Wednesday, June 23, 2004

And on the Seventh Day God Created ESPN, Opened a Beer, Turned on the Tube and Rested

I don’t suppose it’s possible to read me for more than a New York nanosecond without leaping to the conclusion that I am an intellectual of considerable gelidity, a frosty pinch-faced digital Nabokov whose vocabulary is polysyllabic and whose dreams are polychromatic and not infrequently iambic if I’m dreaming about trains going into tunnels.

Well, yes and no. Though Brain Fever is my middle name (sometimes hyphenated, sometimes not), as a deep thinker I am a James Joyce kind of guy, who thinks when they started putting days of the week on women’s underwear leaving Bloomsday out of the rotation was a big mistake. (Fact is my wife is so accustomed to doing Molly Bloom’s monologue that she says she could do it in her sleep – sub-fact is she says that’s when she prefers to do if you know what I mean, and I think that you do.)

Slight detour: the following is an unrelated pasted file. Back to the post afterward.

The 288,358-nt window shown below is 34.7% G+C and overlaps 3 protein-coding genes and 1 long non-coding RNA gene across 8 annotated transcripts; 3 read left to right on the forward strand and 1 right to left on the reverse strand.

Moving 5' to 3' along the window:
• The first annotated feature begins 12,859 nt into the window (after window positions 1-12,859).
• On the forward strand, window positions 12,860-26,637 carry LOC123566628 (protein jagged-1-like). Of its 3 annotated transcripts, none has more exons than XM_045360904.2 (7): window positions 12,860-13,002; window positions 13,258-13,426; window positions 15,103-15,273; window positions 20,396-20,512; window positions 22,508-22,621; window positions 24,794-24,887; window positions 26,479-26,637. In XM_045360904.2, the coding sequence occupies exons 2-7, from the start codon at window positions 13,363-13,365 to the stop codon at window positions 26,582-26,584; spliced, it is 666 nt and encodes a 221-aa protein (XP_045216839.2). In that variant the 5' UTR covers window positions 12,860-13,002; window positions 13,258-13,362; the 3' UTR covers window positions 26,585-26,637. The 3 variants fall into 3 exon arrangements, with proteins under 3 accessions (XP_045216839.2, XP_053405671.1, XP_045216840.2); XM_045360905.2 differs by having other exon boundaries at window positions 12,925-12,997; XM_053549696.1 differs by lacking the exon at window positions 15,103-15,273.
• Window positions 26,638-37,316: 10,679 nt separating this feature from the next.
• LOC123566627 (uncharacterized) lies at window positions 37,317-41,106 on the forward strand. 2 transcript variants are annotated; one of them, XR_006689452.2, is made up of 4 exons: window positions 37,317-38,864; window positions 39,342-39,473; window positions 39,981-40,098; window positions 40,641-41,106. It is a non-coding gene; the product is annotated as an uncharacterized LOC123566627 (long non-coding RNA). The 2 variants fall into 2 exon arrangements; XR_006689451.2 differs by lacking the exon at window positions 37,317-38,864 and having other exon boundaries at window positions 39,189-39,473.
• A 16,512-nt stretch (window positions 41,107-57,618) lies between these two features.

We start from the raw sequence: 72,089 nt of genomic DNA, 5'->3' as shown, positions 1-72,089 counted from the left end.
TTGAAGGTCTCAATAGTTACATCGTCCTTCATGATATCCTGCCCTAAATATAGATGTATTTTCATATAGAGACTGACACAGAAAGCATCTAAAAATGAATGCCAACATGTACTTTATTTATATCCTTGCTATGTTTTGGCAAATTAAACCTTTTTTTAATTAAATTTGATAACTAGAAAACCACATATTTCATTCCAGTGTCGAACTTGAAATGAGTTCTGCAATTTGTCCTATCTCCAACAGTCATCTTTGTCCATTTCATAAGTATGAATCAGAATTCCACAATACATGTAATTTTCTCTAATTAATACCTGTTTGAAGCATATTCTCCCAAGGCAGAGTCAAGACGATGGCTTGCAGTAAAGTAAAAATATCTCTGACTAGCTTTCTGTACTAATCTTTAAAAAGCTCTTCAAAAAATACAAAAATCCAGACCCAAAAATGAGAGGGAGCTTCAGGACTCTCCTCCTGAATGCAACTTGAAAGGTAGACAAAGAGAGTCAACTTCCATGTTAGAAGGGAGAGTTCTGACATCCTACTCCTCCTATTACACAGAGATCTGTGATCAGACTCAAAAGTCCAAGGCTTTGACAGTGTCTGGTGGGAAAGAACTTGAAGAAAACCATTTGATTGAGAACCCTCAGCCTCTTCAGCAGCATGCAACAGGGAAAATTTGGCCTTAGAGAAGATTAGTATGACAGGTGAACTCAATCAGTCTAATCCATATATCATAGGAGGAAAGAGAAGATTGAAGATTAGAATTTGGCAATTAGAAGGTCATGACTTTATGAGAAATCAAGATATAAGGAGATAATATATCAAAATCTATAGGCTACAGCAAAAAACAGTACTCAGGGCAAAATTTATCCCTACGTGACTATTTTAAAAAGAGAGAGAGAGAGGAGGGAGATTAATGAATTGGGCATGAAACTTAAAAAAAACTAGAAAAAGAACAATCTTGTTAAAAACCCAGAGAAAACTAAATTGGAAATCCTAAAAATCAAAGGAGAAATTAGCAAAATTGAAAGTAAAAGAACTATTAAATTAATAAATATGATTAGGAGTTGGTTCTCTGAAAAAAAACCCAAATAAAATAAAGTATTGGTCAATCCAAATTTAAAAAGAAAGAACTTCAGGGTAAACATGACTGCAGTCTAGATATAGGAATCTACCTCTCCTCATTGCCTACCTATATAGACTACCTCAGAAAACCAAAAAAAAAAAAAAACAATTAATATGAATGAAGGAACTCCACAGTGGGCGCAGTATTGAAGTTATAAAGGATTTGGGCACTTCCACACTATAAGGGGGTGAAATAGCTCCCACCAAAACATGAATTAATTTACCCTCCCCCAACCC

So peel that manifestation of incredulity off your physiognomy when I tell you that I am something of a sports fan and have some thoughts – incisive, barbed, oaky with hints of caramel – on what the Golden State Warriors should do in the NBA draft when it takes place tomorrow. Those who know nothing else know that the league is going young, with kids just out of high school not uncommon (he said with knowing understatement in the manner of Beowulf and other Old English classics) at the top of the draft in recent years.